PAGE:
Recommend an Accordion Lesson Book?

Joseph wrote in to ask:

“I am an old man who loves music… I have a student accordion I fool around with but I would like to know a book that you would recommend. There are a thousand on the net but I can’t afford to buy 3 or 4 ’til I find one I’m happy with. I don’t want to be a professional, I just want to ENJOY.”

My experience with accordion lesson books is fairly limited; I started with the first couple books in the Palmer-Hughes series, but I was bored by the repertoire and eventually abandoned the books in favor of playing by ear (learning tunes that Anna taught me).

What about you? What accordion lesson books would you recommend to Joseph? Leave a comment and tell us what books have worked for you (or your students, if you’re a teacher).


  1. The book is not as important as the teacher. Learning yourself can be very boring because there is no demand for discipline and practice. Get yourself a good teacher and you will be very happy.

    Good luck!

  2. I live in an area where getting a teacher is an impossibility…. small farm based community in an agricultural area of central Ky. I don’t think I could even find another accordion PLAYER within a hundred miles or so – I would recommend two books that I am having real success with.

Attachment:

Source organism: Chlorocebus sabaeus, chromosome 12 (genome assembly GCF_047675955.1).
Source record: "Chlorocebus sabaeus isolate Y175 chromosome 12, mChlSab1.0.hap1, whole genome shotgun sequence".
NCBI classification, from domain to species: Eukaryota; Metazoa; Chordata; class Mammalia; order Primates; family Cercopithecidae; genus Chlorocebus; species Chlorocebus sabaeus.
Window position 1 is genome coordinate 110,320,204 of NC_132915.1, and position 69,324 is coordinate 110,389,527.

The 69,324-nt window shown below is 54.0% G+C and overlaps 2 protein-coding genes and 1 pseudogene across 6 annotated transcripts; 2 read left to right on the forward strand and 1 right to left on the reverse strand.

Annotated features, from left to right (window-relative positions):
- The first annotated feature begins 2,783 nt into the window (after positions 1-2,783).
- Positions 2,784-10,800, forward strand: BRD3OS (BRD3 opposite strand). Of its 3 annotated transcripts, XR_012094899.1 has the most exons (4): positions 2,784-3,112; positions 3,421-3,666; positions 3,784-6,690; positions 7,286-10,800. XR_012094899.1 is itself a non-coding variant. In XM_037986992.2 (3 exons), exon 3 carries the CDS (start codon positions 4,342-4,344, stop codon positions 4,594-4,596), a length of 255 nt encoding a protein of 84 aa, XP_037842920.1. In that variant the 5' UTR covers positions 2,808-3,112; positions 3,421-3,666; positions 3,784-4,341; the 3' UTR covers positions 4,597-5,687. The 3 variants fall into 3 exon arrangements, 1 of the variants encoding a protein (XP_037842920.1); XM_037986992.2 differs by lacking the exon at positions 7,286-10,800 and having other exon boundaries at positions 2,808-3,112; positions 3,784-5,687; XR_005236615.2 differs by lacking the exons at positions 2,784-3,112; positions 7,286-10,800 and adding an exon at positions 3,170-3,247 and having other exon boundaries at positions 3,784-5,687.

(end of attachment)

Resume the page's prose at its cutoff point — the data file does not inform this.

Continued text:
One is from Alfreds Publishing : Miriam Davidson ‘teach yourself accordion’ has a CD included with all material covered – the other is a Mel Bay : ‘you can teach yourself accordion’ it too has a CD with it.
    As to the demand for discipline and practise – if you really want to learn then you don’t NEED to have someone else drive you to pick up the instrument and work at it daily – if it takes someone else to make you want to then you didnt really have the want too’s bad enough anyway :P
    I would also recommend a few DVDs 2 by Debra Peters – which can be ordered from her website
    and another that was mentioned here at this site a month or so ago
    Professor Louies’ rock and blues accordion
    it is available at homespun records
    Hope this helps!
    Im a bare bones beginner myself – never touched an accordion till this past November and still pluggin away at least 2 hrs a day :)
    BTW this site is ALSO a great source of inspiration if you do still need some outside help with discipline and desire :)

  3. A really good book I ran across is L.O. Anzaghi’s
    Complete method, theoretical-practical progressive for accordion. Covers Piano AND Chromatic. One of the only books I know of in english (in print) that does chromatic (C system) 217 pages.